Putin aide died of ‘blunt force trauma’

Mikhail Lesin. Photo: March 2002Image copyright

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Mikhail Lesin was found dead in a room at the Dupont Circle hotel in Washington DC last November

A former aide to Russian President Vladimir Putin, who was found dead in the US last year, died of blunt force trauma to the head, officials say.

Mikhail Lesin also had blunt force injuries to the neck, torso, arms and legs, Washington DC’s chief medical examiner said after a post-mortem.

The 57-year-old was found at the city’s Dupont Circle hotel.

Lesin was former Russian press minister and a one-time head of the powerful Gazprom-Media Holding group.

After his death, his family members were quoted by Russian media as saying that he had a heart attack.

Media ‘censor’

The chief medical examiner provided no further details.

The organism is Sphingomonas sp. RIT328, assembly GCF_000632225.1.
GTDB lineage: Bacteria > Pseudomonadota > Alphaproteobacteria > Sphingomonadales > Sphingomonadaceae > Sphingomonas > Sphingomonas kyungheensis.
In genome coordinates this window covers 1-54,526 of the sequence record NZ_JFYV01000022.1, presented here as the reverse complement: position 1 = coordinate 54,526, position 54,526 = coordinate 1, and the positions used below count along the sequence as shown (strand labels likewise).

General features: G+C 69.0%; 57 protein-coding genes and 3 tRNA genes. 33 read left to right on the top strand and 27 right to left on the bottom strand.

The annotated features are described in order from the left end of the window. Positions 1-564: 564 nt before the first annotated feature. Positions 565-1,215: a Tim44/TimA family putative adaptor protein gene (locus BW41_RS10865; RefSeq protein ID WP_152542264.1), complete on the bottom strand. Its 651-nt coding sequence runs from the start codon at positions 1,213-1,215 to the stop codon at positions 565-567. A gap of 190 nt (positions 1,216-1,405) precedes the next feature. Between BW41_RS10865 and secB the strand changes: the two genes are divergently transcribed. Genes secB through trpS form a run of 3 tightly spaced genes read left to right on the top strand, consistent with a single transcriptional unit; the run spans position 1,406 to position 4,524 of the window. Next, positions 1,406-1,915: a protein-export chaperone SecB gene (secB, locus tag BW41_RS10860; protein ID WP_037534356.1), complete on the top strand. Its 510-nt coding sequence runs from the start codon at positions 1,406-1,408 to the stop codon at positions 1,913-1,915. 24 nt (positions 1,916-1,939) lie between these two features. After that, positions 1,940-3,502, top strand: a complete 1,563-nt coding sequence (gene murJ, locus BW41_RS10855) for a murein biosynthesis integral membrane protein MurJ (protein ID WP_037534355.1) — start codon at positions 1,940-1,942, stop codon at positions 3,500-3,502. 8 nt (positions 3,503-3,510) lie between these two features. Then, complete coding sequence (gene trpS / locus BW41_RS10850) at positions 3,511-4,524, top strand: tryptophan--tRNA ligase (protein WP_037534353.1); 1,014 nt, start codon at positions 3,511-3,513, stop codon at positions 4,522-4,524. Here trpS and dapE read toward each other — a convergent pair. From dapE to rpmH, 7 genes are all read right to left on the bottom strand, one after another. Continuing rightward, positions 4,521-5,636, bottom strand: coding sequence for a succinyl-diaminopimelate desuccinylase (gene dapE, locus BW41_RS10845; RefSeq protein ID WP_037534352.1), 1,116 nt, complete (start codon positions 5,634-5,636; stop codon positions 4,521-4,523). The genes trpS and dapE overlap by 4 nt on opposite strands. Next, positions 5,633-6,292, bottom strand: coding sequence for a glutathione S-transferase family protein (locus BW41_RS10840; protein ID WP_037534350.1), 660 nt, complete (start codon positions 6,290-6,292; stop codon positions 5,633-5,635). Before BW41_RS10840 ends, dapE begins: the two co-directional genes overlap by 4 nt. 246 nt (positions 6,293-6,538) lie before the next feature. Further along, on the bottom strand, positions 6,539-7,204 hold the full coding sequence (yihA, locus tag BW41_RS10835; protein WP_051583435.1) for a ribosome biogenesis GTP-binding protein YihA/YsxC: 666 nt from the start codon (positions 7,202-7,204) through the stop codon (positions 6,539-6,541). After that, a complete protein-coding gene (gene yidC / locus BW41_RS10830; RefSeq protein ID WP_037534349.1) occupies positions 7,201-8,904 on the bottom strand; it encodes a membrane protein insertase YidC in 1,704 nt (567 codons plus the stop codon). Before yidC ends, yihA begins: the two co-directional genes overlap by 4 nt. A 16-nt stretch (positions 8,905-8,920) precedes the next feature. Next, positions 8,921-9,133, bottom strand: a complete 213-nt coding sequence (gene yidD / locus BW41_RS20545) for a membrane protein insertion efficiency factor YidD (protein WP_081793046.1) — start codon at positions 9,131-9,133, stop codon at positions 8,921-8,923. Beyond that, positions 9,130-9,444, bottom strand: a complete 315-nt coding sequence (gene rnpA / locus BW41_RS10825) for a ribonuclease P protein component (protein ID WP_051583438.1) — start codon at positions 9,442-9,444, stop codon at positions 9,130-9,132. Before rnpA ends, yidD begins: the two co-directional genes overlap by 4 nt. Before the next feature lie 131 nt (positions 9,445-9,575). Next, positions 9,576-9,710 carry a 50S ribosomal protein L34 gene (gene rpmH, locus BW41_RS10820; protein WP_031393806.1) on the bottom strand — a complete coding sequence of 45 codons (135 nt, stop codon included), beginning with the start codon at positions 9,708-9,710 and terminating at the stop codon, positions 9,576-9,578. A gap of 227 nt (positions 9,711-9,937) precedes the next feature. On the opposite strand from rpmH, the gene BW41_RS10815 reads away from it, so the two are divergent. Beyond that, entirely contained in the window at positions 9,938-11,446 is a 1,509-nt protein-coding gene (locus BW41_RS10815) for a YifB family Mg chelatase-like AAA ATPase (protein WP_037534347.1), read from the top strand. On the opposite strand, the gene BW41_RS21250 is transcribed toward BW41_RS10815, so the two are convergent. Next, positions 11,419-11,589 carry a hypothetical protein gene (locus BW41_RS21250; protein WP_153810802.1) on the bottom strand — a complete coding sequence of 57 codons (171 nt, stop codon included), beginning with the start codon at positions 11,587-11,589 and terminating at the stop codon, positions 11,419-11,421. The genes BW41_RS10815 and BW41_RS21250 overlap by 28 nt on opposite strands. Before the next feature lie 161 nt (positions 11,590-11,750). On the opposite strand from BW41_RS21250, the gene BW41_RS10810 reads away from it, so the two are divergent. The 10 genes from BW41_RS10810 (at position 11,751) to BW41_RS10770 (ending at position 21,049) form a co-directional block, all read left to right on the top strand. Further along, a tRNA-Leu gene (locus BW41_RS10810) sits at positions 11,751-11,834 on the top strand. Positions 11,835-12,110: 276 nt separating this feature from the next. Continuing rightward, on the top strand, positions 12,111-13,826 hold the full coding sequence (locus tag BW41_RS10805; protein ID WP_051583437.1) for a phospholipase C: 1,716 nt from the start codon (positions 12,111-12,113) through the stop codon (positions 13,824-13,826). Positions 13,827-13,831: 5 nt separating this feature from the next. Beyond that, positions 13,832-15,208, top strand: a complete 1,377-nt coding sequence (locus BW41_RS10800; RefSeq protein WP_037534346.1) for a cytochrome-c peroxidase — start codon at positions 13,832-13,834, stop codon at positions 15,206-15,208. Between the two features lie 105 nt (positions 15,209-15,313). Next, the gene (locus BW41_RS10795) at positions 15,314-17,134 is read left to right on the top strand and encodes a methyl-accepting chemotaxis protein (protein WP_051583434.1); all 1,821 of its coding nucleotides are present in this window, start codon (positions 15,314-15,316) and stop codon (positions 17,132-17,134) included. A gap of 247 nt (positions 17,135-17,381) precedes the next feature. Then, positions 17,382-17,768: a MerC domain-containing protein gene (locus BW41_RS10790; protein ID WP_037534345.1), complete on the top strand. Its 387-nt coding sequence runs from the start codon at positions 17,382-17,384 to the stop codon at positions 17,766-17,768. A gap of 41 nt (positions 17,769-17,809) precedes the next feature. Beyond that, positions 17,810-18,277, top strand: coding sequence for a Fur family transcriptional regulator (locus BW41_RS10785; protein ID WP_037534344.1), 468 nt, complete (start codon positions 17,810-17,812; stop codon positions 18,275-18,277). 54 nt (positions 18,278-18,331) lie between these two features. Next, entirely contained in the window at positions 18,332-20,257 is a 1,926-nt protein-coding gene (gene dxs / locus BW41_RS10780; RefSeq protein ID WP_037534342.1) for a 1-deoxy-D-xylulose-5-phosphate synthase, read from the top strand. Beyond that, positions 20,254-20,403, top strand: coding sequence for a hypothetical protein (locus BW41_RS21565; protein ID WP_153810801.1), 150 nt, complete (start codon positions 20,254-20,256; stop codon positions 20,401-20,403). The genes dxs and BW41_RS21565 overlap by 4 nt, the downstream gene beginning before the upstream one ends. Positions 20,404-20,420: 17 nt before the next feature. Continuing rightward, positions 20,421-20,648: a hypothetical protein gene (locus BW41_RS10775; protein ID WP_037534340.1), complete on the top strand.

Meanwhile, police spokesman Dustin Sternbeck said the case remained under investigation, the Washington Post reported.

He declined to say whether the post-mortem results meant a crime may have been committed.

Russian foreign ministry spokeswoman Maria Zakharova said Moscow was now expecting “clarification from Washington and relevant official data on the progress of the investigation”.

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Vladimir Putin spoke of Mikhail Lesin’s (left) “enormous contribution” to Russian media

In 2014, Mississippi Senator Roger Wicker called for an investigation into Lesin, saying his fortune “raises serious questions”.

The senator said Lesin had bought property worth $28m (£19.6m) in Los Angeles for his family after finishing work as a civil servant.

Sen Wicker asked how a former civil servant would have been able to buy and maintain expensive property, and expressed concern the purchase may have involved people and groups on a US sanctions list.

The senator also said Lesin “led the Kremlin’s effort to censor Russia’s independent television outlets”.

Lesin was for a long time considered one of the most influential figures on the Russian media scene and in the corridors of power.

He worked as an aide to the presidency between 2004 and 2009, when he helped advise on the creation of the news channel Russia Today (now known as RT).

He resigned from Gazprom-Media in 2014.

After his death, President Putin spoke of Lesin’s “enormous contribution” to Russian media.


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